Created:Wednesday, February 26, 2014 4:15 p.m.CDT
Updated:Thursday, February 27, 2014 10:21 a.m.CDT
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Arnold: Johnsburg basketball's lights out show memorable

Kyle Grillot - kgrillot@shawmedia.com Johnsburg senior Steve Dixon controls the ball under the defense of Jacobs junior Kenton Mack during the second quarter during the Jacobs' Hinkle Holiday Classic Monday, Dec 23, 2013. Jacobs won the game 78-67. (Kyle Grillot)

JOHNSBURG – The bells still get to Steve Dixon every time.

Even after all the games the senior guard has played during his Johnsburg basketball career, Dixon can't explain why he gets goosebumps when the Skyhawks home gym goes pitch black and the chimes from Metallica's "For Whom The Bell Tolls" start pumping through the darkness.

Dixon can't explain why a feeling he can't quite put into words will again come over him when he makes his final home appearance in Thursday night's Fox Valley Conference crossover game against Crystal Lake South.

Let's get one thing straight. Johnsburg's pregame player introductions aren't exactly original. Skyhawks announcer Barry Beshel was in high school when former Chicago Stadium announcer Ray Clay's voice energetically introduced Michael Jordan and his teammates in a often-impersonated flourish of music and technology.

But give Mike Toussaint credit. The Johnsburg coach has turned his team's lights-out version into an event. And the players, who emerge out of the darkness with two manually operated spotlights borrowed from school's theater department whirling on them, love every minute.

"It just gives you this feeling in your heart," Dixon said. "You get so jacked up for the game."

Added senior guard Collin Ridout: "The energy is through the roof...It definitely gets the blood flowin'.

Toussaint has used the pregame routine for years, dating back to when he coached Johnsburg's girls varsity. He remembers getting peeved at an opposing coach when Burlington Central turned its lights out. Every time, he had to calm himself down, convincing himself that the showtime treatment wasn't worth getting worked up over. Deep down, though, it bugged the heck out of him.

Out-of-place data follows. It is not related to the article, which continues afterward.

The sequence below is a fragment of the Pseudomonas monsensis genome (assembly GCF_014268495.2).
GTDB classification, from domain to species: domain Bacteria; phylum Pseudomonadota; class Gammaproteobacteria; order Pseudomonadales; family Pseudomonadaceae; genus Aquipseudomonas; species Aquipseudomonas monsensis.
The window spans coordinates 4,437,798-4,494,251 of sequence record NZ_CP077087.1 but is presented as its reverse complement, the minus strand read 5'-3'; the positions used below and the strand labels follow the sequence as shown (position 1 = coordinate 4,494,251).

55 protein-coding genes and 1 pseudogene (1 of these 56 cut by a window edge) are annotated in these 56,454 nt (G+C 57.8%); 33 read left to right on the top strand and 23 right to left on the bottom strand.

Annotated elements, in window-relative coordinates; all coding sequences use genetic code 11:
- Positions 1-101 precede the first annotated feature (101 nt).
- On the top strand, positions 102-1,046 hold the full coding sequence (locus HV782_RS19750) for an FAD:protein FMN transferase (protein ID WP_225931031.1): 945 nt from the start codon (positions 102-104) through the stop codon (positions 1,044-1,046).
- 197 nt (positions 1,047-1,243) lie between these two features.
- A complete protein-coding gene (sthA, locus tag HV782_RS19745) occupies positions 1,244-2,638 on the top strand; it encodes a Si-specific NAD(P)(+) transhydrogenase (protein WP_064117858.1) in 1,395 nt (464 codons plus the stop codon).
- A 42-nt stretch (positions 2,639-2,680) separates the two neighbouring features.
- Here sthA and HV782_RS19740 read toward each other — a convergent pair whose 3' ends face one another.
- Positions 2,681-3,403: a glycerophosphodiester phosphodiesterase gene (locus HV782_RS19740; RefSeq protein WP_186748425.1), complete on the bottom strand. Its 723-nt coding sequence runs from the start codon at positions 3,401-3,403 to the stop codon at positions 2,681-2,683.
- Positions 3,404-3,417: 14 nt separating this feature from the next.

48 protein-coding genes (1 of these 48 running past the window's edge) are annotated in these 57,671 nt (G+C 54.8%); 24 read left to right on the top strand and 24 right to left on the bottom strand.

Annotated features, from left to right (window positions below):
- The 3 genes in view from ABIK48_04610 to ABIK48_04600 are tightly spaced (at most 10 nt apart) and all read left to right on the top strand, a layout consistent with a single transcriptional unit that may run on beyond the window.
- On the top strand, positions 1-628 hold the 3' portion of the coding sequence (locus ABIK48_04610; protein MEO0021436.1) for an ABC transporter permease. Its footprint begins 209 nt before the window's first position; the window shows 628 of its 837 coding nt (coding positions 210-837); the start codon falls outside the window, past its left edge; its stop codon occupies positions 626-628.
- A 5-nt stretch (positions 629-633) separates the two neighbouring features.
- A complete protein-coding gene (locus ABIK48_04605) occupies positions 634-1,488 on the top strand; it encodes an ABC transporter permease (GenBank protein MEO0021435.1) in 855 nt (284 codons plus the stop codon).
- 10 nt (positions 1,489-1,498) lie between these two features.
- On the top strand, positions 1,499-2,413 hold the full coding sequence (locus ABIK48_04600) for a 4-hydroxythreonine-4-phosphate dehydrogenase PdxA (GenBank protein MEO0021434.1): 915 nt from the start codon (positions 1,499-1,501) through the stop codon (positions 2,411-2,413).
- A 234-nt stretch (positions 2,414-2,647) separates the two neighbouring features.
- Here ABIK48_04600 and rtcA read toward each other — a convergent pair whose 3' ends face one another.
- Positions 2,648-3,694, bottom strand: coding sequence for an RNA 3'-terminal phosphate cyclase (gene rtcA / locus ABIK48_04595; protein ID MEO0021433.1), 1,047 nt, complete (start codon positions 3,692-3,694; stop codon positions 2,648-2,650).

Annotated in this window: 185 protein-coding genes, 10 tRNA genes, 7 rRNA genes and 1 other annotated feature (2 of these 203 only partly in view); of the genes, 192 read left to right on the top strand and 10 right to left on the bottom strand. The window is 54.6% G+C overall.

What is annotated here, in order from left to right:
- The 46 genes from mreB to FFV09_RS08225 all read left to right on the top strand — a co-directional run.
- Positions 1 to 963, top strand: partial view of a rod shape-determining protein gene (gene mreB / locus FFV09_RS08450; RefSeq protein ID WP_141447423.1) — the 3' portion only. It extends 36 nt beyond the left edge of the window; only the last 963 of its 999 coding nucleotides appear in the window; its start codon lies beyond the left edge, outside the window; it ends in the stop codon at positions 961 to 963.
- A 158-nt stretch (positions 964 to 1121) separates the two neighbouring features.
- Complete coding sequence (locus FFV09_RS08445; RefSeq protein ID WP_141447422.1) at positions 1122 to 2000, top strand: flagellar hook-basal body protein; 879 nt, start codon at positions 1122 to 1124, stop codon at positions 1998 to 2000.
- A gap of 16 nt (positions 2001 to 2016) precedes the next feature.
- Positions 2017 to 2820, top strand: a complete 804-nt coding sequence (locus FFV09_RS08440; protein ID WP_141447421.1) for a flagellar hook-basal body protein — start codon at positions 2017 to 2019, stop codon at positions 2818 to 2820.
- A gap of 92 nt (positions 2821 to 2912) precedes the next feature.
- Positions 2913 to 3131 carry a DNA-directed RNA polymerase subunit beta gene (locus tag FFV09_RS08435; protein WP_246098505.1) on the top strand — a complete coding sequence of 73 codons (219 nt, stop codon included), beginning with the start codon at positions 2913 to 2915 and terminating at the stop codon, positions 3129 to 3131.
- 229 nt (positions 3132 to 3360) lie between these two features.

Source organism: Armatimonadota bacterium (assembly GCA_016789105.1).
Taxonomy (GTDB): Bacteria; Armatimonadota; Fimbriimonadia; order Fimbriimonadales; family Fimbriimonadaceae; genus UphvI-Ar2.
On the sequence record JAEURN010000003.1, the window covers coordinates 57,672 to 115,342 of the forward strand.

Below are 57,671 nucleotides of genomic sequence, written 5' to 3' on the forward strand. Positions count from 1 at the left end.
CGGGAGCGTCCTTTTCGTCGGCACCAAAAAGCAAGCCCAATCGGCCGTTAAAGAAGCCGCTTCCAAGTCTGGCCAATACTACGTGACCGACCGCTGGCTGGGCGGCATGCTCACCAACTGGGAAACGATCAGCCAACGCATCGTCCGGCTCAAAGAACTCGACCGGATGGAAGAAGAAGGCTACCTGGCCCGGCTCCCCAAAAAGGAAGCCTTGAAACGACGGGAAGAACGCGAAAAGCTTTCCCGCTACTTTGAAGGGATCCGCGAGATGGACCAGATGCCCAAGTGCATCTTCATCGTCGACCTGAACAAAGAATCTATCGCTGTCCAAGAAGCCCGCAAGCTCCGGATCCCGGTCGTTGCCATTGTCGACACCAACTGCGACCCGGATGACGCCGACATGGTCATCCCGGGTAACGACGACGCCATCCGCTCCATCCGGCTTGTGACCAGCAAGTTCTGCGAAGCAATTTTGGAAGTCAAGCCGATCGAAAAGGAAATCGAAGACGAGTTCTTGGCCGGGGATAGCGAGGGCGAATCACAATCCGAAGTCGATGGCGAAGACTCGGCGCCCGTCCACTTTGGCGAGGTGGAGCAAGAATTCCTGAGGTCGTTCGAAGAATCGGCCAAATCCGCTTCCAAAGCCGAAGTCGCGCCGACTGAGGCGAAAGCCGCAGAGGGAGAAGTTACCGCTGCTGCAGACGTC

Now, Toussaint is the one having the light switch flipped, the spotlights swirled and the music blared in an effort to unnerve his team's opponents. Every aspect of the show – including the music can be filed under the category of "Coach's Decision."

"I'm pretty sure coach Toussaint is a pretty big Metallica fan," Dixon said.

To Toussaint, the way his team introduces its players is part of what makes Johnsburg....well....Johnsburg. With the five starters, Beshel spotlights what neighborhood or subdivision each represents, adding another unique flair to to the finished product.

But truth be told, that too got its roots from another school. Toussaint recalls a girls game against Fenwick, when each of the starters were identified by which Catholic grade school they attended.

"Out of St. Agatha," Toussaint says in his best announcer voice.

The shoutout to the neighborhoods, though, is distinctly Johnsburg.

The rural community of 8,000 is known for producing a pair of University of Iowa stars – current Hawkeyes sharpshooter Melissa Dixon and NFL-bound tight end C.J. Fiedorowicz. But in Johnsburg, what part of town one calls home matters. And the players, who hail from places like Jak Ana Heights, Emberwood West and Windy Prairie Acres, will be the first to make sure you know it.

Steve Dixon, younger brother to former Northwest Herald Players of the Year Mike and Melissa, also counts John Smith – star of Johnsburg's 2003 state tournament team – as a fellow Jak Ana Heights alum, making adding his name to his neighborhood's Who's Who list a memorable part of his Skyhawks basketball career.

On Thursday night, Dixon – the Skyhawks' resident motivational speaker – will experience the light show one final time.

That bring us to Beshel, the Johnsburg Junior High social studies teacher whose voice completes the pregame package. Ever since Toussaint came up with the way he wanted to introduce his lineup, Beshel was his guy. There was no audition, no pressure – just the ability to read a script in what Beshel refers to in his "fake guy, announcer voice".

"As long as (Toussaint) likes it and the kids like it, that's the important part," Beshel said.

Judging by the excitement level that pops through Johnsburg's starting line-up and the way the Skyhawks produce better starts at home than they do on the road, Beshel has nothing to worry about.

Just as long as the bells go off when they're supposed to. Cue the goosebumps.

Jeff Arnold is a Northwest Herald sports reporter. Email him at jarnold@shawmedia.com or follow him on Twitter @NWH_JeffArnold